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I'm working on a script that will run a checksum process which outputs to STDOUT, which I then want to grep for lines matching OK, or FAILED and do different things with those matches (i.e. output to terminal and log). I've watched a ton of Youtube videos and read a ton about redirection, but I just can't seem to wrap my head around how exactly redirection works. What I'm trying to do is chain STDOUT to multiple greps without them gobbling up the non-matched text.

Here's a concept of what I'm trying using cat instead of md5sum with a text file of animal names on each line (DOG, CAT, PONY, RHINO, DEER, FOX):

{ cat test.txt 3>&1 | tee /dev/fd/3 | grep DOG; } 3> results.txt

This does what I expect. What I understand here is I'm doing a cat on the file, and then opening fd3 which points to whatever is written to STDOUT(fd1). Since the grep will gobble up everything from fd1, I tee the STDOUT of cat explicitly to fd3 and then pipe the STDOUT to grep. Grep will print out the line matching DOG, and then all the text written to fd3 from cat will get pushed to a results.txt file.

Now, to chain another grep to look for other text I have to point the fd3 data back into STDOUT, tee it explicitly back to fd3 and then pipe STDOUT to a new grep.

{ { cat test.txt 3>&1 | tee /dev/fd/3 | grep DOG; } 3>&1 | tee /dev/fd/3 | grep PONY; } 3> results.txt

The first problem here is the STDOUT from the first grep is being pushed into fd3 a second time instead of printing to the terminal. So now my results.txt is getting duplicates and I never got anything printed to the screen for the first grep. This is where my understanding of redirections is falling apart. I sort-of get what's happening but I can't figure out a simple solution.

I want to grep STDOUT, print the results to screen, and pass the original text to another grep, and maybe a third, fourth, etc without modifying the original text I'm passing to each GREP, and without each subsequent grep eating up the previous' match that should print to screen.

I could probably do this by storing a variable and calling it on multiple lines of greps, but then I have to wait for the entire first command to complete. In the case of the application I'm working on, I want to see realtime results during a checksum, not just a blank screen for an hour until the whole process is complete. Any clarification on what I'm doing wrong would be super helpful, thanks!

EDIT

I understand this exact use of cat is pointless, I just used it to demonstrate the concept. In the script I'll be applying the concept to, the first command is actually:

md5sum -c checksum.md5

Which will read a checksum file, re-hash the the source and output to STDOUT a pass/fail line. I then want to grep this stream and send the results to separate logs and/or terminal output - but cat seemed like a simpler way to demonstrate the problem as this can be applied to filtering any command and grepping the stream, such as find, md5, ls, etc.

  • The redirection in cat test.txt 3>&1 doesn't make any sense as it is never used. The whole cat is useless: <test.txt tee ... – Hauke Laging Jan 13 '18 at 23:38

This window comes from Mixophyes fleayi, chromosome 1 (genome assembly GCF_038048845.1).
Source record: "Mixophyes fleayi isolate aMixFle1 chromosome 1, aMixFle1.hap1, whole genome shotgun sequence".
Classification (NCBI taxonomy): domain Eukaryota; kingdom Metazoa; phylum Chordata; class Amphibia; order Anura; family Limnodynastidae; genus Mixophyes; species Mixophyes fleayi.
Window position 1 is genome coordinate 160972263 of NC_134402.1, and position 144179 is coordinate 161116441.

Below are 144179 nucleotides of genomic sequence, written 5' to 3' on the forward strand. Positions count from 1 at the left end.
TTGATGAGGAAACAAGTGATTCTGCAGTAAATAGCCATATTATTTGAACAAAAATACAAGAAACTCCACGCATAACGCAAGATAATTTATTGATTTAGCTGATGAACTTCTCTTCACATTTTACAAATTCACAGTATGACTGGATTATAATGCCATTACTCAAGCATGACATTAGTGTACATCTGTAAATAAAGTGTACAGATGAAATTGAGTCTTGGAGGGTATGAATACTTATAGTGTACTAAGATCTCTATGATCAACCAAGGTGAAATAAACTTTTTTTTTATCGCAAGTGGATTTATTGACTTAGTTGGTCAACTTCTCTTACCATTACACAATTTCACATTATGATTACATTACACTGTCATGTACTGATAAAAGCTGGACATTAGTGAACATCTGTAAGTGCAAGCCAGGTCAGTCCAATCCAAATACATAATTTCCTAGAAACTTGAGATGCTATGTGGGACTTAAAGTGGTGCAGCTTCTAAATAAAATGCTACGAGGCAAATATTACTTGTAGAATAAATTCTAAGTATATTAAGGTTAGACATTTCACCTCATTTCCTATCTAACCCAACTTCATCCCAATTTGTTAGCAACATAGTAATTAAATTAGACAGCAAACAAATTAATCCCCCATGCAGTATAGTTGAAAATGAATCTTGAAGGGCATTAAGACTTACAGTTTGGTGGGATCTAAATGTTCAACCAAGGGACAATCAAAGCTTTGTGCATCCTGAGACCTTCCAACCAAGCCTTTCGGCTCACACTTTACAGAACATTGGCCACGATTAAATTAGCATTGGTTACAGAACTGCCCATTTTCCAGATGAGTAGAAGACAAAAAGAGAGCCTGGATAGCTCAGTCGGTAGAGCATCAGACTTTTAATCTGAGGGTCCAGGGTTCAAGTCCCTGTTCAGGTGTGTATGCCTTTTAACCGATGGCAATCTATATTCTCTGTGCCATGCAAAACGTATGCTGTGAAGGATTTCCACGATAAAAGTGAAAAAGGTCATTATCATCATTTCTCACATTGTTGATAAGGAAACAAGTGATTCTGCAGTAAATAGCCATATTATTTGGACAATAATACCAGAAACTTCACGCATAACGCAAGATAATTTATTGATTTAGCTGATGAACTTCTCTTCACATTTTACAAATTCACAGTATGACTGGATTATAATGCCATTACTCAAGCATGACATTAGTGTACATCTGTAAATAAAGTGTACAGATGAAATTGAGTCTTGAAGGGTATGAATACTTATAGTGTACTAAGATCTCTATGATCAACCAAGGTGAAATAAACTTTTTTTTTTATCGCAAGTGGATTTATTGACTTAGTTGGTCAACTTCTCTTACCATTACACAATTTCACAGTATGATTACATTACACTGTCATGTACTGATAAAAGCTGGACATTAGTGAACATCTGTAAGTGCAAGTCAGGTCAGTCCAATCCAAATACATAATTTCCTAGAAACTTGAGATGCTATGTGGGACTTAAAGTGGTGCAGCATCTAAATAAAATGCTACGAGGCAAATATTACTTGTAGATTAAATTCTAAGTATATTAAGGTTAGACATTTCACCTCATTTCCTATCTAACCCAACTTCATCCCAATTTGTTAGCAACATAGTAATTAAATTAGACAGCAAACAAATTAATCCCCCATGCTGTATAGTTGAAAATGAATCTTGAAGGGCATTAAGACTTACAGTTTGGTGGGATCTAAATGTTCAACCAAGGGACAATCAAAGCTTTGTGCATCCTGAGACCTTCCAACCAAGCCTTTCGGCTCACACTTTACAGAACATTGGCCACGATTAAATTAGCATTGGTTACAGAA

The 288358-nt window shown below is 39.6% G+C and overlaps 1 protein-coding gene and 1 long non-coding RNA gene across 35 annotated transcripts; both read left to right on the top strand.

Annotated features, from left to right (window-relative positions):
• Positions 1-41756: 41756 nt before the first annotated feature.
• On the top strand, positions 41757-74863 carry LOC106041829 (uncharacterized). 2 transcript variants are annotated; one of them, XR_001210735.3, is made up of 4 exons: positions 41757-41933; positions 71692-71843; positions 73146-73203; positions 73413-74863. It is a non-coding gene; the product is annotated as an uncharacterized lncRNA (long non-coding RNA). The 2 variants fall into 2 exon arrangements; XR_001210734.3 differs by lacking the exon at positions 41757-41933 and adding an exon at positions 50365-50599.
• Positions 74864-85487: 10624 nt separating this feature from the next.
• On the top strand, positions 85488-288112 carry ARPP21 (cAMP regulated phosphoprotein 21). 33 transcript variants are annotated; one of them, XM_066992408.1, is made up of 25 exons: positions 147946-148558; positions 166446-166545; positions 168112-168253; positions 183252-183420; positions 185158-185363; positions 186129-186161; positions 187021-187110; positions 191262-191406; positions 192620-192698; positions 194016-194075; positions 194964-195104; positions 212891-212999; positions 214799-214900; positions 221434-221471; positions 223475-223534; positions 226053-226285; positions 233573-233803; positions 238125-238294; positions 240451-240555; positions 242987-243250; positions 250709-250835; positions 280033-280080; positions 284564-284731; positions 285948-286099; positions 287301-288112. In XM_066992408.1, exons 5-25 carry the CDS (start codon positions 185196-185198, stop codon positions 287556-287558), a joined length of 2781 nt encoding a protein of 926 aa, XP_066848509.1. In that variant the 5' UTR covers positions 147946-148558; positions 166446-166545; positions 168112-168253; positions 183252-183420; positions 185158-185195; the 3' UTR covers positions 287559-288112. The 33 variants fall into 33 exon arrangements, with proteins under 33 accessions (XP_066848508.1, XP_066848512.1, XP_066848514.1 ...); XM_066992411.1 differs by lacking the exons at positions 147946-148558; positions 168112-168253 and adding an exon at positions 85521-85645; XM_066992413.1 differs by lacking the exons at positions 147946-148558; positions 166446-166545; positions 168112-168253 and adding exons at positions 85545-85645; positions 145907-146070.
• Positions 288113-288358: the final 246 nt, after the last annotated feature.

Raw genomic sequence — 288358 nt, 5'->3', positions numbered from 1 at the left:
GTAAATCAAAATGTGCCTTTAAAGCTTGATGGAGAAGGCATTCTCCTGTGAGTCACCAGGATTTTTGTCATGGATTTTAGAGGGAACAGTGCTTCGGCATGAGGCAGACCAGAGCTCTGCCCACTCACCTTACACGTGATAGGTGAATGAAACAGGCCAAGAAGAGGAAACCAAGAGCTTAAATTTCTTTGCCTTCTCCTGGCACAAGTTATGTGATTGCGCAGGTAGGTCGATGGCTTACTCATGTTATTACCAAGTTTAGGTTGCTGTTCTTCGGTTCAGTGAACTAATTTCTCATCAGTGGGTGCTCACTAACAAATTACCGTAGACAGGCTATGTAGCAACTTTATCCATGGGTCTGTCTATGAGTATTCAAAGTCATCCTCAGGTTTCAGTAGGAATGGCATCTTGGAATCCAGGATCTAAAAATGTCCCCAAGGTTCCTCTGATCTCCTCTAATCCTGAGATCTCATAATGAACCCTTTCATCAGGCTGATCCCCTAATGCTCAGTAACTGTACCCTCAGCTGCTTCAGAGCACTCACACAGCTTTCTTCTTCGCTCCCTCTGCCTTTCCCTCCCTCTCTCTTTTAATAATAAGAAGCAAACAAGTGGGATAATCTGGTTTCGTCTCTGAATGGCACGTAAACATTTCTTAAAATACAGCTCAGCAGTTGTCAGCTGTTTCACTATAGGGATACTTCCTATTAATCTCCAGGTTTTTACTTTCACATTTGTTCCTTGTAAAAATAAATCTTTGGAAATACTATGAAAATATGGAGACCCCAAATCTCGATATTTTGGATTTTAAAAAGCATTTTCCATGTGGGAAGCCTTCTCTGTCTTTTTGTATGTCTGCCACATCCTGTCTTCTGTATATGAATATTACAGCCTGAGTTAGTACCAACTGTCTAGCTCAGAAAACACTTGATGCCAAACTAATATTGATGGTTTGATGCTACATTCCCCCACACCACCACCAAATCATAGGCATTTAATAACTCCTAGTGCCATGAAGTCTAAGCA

• What do you need results.txt for? It is just a copy of test.txt – Hauke Laging Jan 13 '18 at 23:45
  • @HaukeLaging I edited my post to to clarify that the first command doesn't really matter, and I'd really be using this where the first command is generating a new stream of text, rather than a simple read of a file which I used to just demonstrate the concept. – iceblueorbitz Jan 14 '18 at 0:02
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You can better do what you ask for with process substitution:

  1. Being as close as your original command as possible:

    cat test.txt | tee >(grep DOG) >(grep PONY) >results.txt
    
  2. Removing the useless use of cat:

    <test.txt tee >(grep DOG) >(grep PONY) >results.txt
    

    Or:

    tee >(grep DOG) >(grep PONY) <test.txt >results.txt
    
  • Useless use of cat – Hauke Laging Jan 13 '18 at 23:36
  • While a useless use case for cat, the answer seems to point out a potential solution to the concept of filtering STDOUT into separate grep processes, which is all my original question was asking, first command being a moot point, as long as it prints something to STDOUT. – iceblueorbitz Jan 14 '18 at 0:00
  • @HaukeLaging Thanks for the nitpicking. Solved. Please Remove your downvote. – Isaac Jan 14 '18 at 1:50
  • This should not be downvoted, it provided a perfect solution to my question about redirecting stdout to multiple processes, regardless what command was used to create the initial stdout. Thanks @isaac – iceblueorbitz Jan 14 '18 at 2:37
  • There is a downvote but it's not mine. I would not downvote an answer because of UUOC. I even made an upvote after the UUOC edit. – Hauke Laging Jan 14 '18 at 10:32
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isaac's solution is better but your way would look like this:

{ <input tee results.txt /dev/fd/3 | grep DOG >&2; } 3>&1 |
    { tee /dev/fd/3 | grep PONY >&2; } 3>/dev/null

or for three

{ <input tee results.txt /dev/fd/3 | grep DOG >&2; } 3>&1 |
    { tee /dev/fd/3 | grep PONY >&2; } 3>&1 |
    { tee /dev/fd/3 | grep CAT >&2; } 3>/dev/null
  • @isaac This can be extended as much as you like. – Hauke Laging Jan 14 '18 at 10:26
  • @isaac See the edit – Hauke Laging Jan 14 '18 at 11:09

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